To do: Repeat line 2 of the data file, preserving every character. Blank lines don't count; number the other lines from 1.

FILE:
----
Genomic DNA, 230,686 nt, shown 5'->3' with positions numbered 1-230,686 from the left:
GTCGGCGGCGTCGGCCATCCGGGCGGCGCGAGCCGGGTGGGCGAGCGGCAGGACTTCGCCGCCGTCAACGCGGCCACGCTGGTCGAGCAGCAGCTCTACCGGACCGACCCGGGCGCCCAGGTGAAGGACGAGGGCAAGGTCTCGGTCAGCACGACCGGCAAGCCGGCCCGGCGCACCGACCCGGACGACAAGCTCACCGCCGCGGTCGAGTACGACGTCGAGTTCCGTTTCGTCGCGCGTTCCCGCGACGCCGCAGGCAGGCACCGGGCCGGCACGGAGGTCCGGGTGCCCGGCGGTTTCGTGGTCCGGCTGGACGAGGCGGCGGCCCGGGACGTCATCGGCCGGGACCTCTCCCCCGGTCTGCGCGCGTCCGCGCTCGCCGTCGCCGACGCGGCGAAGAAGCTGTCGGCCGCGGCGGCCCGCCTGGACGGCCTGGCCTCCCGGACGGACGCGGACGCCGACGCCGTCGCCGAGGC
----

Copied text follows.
GTCGGCGGCGTCGGCCATCCGGGCGGCGCGAGCCGGGTGGGCGAGCGGCAGGACTTCGCCGCCGTCAACGCGGCCACGCTGGTCGAGCAGCAGCTCTACCGGACCGACCCGGGCGCCCAGGTGAAGGACGAGGGCAAGGTCTCGGTCAGCACGACCGGCAAGCCGGCCCGGCGCACCGACCCGGACGACAAGCTCACCGCCGCGGTCGAGTACGACGTCGAGTTCCGTTTCGTCGCGCGTTCCCGCGACGCCGCAGGCAGGCACCGGGCCGGCACGGAGGTCCGGGTGCCCGGCGGTTTCGTGGTCCGGCTGGACGAGGCGGCGGCCCGGGACGTCATCGGCCGGGACCTCTCCCCCGGTCTGCGCGCGTCCGCGCTCGCCGTCGCCGACGCGGCGAAGAAGCTGTCGGCCGCGGCGGCCCGCCTGGACGGCCTGGCCTCCCGGACGGACGCGGACGCCGACGCCGTCGCCGAGGC